Since the second World War, the thought of nuclear war has been lurking in the heads of government officials. Several steps have been taken to prevent this horrific situation. The debate on nuclear weapons has moved towards strategies of limited nuclear encounters, defense systems, and plans for human survival after a nuclear war. Several negotiations, such as SALT I and SALT II, produced treaties and limited the production of US and USSR missile launchers.
After a year of negotiation, Mikhail Gorbachev came to Washington in December 1987, and he and Reagan signed a treaty providing for the elimination of medium and shorter- range nuclear arms. The Soviet Union would destroy 1,752 missiles and the US would dispose of 867. Even though the intermediate nuclear forces (INF) treaty covered less than 4 percent of the war heads existing, many believed this agreement would lead to further actions and agreements.
During the negotiations, Gorbachev made a strong impression on the American public and on Reagan himself. Reagan soon after remarked that the Soviet Union had given up its quest for world domination. This statement upset some of Reagans supporters. Other critics felt that the agreement would weaken the US involvement with NATO and leave Western Europe defenseless to the Soviet forces.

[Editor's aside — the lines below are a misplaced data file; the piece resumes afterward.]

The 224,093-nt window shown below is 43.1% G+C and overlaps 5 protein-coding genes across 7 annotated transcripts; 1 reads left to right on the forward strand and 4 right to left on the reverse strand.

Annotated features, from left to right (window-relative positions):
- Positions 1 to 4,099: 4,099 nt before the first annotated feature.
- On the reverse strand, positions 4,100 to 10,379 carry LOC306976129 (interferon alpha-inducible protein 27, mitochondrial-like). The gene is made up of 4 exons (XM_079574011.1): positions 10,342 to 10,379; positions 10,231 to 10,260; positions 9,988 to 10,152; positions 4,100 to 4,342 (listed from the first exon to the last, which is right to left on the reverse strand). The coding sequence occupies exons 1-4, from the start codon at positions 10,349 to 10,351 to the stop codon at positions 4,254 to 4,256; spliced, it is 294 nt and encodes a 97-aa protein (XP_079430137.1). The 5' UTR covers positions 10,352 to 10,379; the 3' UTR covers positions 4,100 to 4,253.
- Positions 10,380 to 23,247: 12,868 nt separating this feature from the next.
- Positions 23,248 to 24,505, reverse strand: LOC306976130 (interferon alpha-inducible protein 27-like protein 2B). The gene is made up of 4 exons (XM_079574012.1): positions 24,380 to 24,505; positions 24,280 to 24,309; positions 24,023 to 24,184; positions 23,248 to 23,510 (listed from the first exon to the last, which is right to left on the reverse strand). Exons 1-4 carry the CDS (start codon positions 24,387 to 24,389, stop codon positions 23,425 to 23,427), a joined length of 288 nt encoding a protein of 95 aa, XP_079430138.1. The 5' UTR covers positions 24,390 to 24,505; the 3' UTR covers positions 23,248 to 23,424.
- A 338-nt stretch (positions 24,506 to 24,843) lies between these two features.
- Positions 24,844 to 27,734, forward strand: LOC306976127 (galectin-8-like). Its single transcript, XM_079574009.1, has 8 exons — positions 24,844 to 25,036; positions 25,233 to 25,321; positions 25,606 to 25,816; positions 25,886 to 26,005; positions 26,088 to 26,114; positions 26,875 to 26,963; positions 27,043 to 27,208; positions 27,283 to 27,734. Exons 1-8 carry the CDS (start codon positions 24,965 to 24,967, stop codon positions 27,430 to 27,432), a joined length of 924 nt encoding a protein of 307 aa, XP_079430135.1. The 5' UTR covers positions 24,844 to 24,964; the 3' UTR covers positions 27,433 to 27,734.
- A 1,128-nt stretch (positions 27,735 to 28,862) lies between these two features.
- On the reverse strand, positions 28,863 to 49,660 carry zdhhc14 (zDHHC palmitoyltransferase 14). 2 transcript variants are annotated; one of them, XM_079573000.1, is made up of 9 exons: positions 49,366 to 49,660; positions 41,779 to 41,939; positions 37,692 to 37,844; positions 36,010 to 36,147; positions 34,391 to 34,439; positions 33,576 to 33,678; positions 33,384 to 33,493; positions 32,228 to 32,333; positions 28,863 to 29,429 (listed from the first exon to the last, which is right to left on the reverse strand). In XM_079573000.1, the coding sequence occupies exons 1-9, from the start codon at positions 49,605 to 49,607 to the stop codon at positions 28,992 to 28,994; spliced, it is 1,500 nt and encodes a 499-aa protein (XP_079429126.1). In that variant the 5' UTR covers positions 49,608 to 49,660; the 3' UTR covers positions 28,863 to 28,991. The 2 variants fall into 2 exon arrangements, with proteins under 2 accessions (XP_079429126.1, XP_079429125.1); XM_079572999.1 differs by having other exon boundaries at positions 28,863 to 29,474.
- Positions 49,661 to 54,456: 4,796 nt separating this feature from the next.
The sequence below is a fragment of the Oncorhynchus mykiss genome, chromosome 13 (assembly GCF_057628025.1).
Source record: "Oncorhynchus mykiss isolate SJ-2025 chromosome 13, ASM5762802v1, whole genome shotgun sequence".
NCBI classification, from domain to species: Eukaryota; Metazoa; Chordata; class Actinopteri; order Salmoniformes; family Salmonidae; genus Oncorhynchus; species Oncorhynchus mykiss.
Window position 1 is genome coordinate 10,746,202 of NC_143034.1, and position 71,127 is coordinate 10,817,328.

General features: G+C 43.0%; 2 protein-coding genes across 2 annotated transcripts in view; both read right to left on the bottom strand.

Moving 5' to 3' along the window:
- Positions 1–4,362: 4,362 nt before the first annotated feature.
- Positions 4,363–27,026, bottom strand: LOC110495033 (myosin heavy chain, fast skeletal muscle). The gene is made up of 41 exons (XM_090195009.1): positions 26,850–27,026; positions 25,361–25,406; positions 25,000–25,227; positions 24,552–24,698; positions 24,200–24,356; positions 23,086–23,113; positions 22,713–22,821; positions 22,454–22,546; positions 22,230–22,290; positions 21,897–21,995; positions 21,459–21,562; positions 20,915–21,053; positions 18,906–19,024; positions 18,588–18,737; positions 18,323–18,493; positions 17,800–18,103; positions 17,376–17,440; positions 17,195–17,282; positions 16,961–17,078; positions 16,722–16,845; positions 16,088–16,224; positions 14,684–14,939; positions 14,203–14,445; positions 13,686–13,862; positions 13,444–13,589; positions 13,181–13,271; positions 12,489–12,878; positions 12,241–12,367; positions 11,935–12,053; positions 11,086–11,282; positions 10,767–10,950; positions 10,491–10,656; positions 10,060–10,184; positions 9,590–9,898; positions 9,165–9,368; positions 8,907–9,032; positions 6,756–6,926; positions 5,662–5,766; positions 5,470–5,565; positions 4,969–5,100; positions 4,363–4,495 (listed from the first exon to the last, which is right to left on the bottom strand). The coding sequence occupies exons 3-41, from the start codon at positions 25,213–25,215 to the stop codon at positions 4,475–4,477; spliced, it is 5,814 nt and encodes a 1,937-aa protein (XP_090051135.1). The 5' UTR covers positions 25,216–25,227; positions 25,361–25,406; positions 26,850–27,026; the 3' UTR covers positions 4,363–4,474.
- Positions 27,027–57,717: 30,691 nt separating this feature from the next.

This movement could be seen as a positive or a negative action. The idea of communicating with the Soviet Union was a worthwhile one. The agreements could have brought upon new trades and advantages for the economies of each nation. Also, the threat of nuclear war was reduced. However, talking with the evil empire could also be viewed negatively. The treaty only dealt with a very small portion of weapons. In addition, there was really no way of ensuring each country would abide by the treaty. In my opinion, this movement was quite important and influencial. It would open the doors to further talking in the future. Most importantly though, was the decrease in chances for nuclear war.